THE PACIFIC APPEAL. [Newspaper Article] — Pacific Appeal — 19 April 1862
THE PACIFIC APPEAL. SAN FRANCISCO : SATURDAY, AIM,ML 19, 1852. We stated our postulate last week, that condition, not color, is the cause of our anamolous position in this country ; also, that prejudice against color is unnatural, not instinctive, and is the effect of slavery. We shall now endeavor to establish our hypothesis, and prove our assertions. Ist, It is condition, not color. Was it color it would only appertain to blaeks, and the farther removed we Avere from that complexion, the less would be the prejudice against us, and the more favorable our position ; but such is not the case ; — the individual possessing one eighth or less of Negro, i. e. black blood, is in the same legal, social and political condition as if lie was entire black. And it is well it is so, were it otherwise there would be no hope of enfranchisement of our race. There are persons in this community, we state it not invidiously, of complexion as dark as any mulatto, and often 1 with frizzly hair, who are...
The Conventon of 1856. [Newspaper Article] — Pacific Appeal — 19 April 1862
The Conventon of 1856. Before alluding to the proceedings of the Convention of 1856, we will refer t 0 the action of the State Executive Committee, appointed by the Convention of 1855. The Committee held four Sessions during the year 1856, as follows : At Sacramento, January 31 and February 22 ; at Marysvillo. May 14 ; and at Sacramento, October 29. The business transacted by them had reference, principally, to collecting funds, circulating petitions and receiving reports from County Committees. They also appointed a general traveling Agent, Jonas H. Townsend, who, by his indefatigable efforts in holding meetings, delivering Lectures and organizing Committees, prepared the people, after the failure of our petition to the Legislature of 1855, to renew their efforts the succeeding year. The Executive Committee corresponded with the County Committees relative to holding another Convention, and finding the opinions of the people favorable to that object, they finally agreed to issue a C...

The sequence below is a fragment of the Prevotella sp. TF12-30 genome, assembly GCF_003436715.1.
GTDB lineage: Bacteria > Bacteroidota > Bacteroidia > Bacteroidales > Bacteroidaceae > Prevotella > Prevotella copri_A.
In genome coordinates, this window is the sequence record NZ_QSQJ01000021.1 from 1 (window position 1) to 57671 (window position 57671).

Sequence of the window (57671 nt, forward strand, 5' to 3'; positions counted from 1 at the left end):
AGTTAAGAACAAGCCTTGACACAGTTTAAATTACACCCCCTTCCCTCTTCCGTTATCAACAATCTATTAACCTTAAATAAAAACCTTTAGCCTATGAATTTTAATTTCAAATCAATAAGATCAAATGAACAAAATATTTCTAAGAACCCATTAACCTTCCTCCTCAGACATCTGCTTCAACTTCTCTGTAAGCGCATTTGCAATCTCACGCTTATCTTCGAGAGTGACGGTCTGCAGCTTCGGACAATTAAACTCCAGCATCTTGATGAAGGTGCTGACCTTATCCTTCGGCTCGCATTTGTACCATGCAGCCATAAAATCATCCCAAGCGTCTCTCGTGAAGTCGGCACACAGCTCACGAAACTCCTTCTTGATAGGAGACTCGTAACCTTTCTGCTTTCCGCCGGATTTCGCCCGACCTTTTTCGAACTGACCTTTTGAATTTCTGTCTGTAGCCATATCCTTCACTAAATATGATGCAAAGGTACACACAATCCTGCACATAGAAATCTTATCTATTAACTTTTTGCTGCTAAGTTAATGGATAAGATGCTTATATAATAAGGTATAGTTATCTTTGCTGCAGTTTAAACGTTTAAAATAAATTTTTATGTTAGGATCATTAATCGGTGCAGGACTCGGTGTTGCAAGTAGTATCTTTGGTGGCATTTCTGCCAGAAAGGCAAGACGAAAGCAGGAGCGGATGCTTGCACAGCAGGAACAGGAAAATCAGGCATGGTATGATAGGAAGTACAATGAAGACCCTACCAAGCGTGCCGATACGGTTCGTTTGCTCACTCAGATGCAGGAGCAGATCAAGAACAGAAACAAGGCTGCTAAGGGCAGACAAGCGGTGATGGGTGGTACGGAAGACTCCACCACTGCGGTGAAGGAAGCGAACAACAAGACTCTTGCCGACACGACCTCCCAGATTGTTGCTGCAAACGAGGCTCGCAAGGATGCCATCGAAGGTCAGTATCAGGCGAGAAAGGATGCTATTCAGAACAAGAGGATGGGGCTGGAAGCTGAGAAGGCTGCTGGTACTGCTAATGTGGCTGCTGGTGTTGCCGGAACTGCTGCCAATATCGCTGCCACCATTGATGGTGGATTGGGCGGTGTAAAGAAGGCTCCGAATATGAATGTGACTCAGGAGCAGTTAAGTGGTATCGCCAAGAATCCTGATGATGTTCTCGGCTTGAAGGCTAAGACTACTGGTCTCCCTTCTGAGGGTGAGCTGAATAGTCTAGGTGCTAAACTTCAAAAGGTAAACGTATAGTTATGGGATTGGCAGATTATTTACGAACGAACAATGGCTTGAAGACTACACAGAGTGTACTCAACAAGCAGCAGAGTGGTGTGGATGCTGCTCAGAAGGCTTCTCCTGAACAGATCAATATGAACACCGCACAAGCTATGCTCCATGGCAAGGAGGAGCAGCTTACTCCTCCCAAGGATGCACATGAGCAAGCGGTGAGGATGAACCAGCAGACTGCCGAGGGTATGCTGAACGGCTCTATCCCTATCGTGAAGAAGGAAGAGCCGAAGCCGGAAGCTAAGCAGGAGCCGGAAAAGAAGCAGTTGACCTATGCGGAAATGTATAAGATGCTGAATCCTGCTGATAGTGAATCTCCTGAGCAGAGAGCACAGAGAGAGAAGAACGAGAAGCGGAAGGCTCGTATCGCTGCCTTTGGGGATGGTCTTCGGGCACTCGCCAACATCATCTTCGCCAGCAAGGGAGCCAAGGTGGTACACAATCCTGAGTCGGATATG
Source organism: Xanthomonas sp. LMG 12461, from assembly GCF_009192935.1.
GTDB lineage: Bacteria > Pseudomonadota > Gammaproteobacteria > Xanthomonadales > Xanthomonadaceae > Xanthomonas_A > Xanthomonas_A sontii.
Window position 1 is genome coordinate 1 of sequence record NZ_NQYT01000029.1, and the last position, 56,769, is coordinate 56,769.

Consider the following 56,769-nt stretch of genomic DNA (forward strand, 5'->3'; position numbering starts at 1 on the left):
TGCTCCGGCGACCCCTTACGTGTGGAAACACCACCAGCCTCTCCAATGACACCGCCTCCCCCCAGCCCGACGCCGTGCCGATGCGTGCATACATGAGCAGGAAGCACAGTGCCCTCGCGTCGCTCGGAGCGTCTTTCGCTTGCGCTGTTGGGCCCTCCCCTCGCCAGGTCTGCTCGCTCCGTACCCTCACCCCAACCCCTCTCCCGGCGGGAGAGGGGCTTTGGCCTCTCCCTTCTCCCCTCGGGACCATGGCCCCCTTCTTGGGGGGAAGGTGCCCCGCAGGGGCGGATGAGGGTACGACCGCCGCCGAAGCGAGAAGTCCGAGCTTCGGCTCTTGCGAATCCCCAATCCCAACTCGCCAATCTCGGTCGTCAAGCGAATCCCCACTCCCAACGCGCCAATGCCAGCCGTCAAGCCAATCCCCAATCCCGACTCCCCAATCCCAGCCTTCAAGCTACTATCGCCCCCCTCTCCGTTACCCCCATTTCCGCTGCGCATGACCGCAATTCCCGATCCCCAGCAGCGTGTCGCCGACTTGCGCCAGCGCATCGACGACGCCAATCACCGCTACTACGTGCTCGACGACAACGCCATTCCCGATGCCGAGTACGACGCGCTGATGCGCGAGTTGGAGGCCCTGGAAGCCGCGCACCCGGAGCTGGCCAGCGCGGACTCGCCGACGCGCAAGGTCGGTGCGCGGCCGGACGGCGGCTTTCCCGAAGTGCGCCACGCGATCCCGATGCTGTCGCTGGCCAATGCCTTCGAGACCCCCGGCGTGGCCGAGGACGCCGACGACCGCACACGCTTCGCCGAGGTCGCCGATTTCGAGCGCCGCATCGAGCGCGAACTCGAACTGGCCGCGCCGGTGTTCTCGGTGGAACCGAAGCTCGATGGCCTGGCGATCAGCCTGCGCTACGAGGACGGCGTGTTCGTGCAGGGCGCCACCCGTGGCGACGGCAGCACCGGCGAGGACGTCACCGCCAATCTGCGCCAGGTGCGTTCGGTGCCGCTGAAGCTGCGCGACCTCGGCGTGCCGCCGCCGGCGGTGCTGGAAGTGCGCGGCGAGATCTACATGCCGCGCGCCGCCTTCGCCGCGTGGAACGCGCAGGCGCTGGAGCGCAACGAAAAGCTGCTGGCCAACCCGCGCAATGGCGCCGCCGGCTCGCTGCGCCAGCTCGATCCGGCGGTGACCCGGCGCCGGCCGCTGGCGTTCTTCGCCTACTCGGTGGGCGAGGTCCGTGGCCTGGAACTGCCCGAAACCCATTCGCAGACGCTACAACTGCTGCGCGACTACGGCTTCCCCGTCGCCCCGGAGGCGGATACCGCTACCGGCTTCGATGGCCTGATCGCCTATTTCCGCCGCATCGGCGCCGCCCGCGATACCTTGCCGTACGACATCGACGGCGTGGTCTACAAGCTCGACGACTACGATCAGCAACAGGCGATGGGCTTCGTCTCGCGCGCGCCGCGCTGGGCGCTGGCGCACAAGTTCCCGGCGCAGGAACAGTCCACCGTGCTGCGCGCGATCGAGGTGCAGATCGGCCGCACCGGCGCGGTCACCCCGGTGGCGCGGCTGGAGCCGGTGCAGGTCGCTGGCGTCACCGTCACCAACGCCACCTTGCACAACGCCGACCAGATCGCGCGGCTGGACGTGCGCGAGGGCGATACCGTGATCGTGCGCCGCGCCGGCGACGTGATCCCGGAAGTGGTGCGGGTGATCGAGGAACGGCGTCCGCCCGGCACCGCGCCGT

Correspondence. [Newspaper Article] — Pacific Appeal — 19 April 1862
Correspondence. We continue to receive encouragement from our friends, which emboldens us to think we have commenced our labors about the right time. We have been fortunate in securing the right kind of men for our Agents, as the following extracts will show. Mr. Wm. Smith, of San Jose, says: San Jose, April 15, 1862. P. A. Bell, Editor " Pacific Appeal"— Dear Sir : Your communication, bearing date April 3d, requesting me to serve us Agent for this county for the " Pacific Appeal." was received in due course of mail, together with 5 copies of the " Appeal." *** * * * To be brief, I will state that on Sunday the 13th inst. I visited a few friends and obtained eight subscribers to whose address you will please send the Jlppcah In conclusion 1 cannot but express myself highly gratified that a medium has been established through which we, as a pjoplc, in this State, can be impartially heard. I know the people will rally to its support. From Mr. E. P. Duplex, of Marysville : Your favor o...
Our Petition. [Newspaper Article] — Pacific Appeal — 19 April 1862
Our Petition. Our friends must not be discouraged at the apparent delay of our Petitions in the Senate. The bill is on file, and it will be reached in due course. It is carefully watched by the Committee of our League, and they will use all their exertions to effect a favorable result. Our brethren in the interior who approve of our action should join the Leagu#, as we intend to make it a permanent institution. Mr. F. G. Barbadoes is Secretary of the League, and will give any necessary information. A line addressed to him, in this city, will be responded to.